Health Canada is currently evaluating the effectiveness of its health product safety and risk communication tools and dissemination methods. Surveys currently underway will inform Health Canada of the effectiveness of current methods used to communicate drug safety information, provide guidance for future improvements, and allow for the collection of benchmark data to be used in the future to evaluate performance of Health Canada in safety and risk communication. These surveys and the workshops with stakeholders will help us better target our efforts and resources in developing the most effective communication tools for use by health professionals and consumers.

ATKINSON CORONER'S JURY RECOMMENDATION #5

Health Canada implement guidelines and means for pharmaceutical manufacturers to respond within reasonable time limits to require changes in pharmaceutical inserts.

Health Canada Activities to Date

Product Monograph and Labelling Information Requirements

Manufacturers are responsible under the current Food and Drug Regulations to update their product monograph if the benefit/risk profile of the drug has changed significantly from that which was originally submitted and approved by Health Canada.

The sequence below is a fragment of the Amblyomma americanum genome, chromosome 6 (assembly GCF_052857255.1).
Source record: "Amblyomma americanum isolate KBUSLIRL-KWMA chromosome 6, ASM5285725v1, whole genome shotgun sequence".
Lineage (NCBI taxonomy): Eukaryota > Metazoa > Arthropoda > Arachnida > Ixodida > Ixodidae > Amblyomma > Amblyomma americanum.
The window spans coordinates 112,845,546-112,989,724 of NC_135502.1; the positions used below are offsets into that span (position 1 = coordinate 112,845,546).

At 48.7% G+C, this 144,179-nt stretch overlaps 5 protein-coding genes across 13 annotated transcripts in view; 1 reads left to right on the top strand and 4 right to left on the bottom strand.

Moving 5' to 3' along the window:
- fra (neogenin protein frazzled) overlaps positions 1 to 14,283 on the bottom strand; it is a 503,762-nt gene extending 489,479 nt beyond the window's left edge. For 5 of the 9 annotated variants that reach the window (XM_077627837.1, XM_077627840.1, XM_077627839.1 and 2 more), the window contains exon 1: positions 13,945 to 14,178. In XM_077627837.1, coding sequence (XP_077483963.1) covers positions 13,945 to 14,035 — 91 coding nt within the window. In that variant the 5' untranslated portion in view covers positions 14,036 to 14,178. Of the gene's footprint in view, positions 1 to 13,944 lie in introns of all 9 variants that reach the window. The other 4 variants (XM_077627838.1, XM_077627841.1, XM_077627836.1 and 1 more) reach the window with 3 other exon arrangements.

Section 9(1) of the Food and Drug Act prohibits the labelling of any drug in a manner that is false, misleading or deceptive or likely to create an erroneous impression regarding its character, value, quantity, composition, merit or safety.

Section C.01.003 of the Regulations under the Food and Drug Act states "No person shall sell a drug that is not labelled as required by these Regulations".

Section C.01.004 (1)(c)(iii) states that "The label of a drug shall show on any panel adequate directions for use of the drug". The phrase "adequate directions for use of the drug" has been interpreted by Health Canada as the information necessary for the proper use of the drug including, indications for use, recommended dosage, route of administration as well as appropriate warnings and precautions.

Should the information indicated above not be available on the labelling of a drug product, enforcement action can be taken by Health Canada.

When new information comes to light which requires modification of the labelling material or product mongraph, manufacturers of the product are required to exercise due diligence in taking the steps necessary to amend the labelling in question. For new drugs this includes filing the information with Health Canada and obtaining authorization to use the proposed amendment. Should the manufacturer not proceed with a required amendment in a timely manner thus not addressing potential health risks, enforcement action can be taken under the legislative requirements outlined above.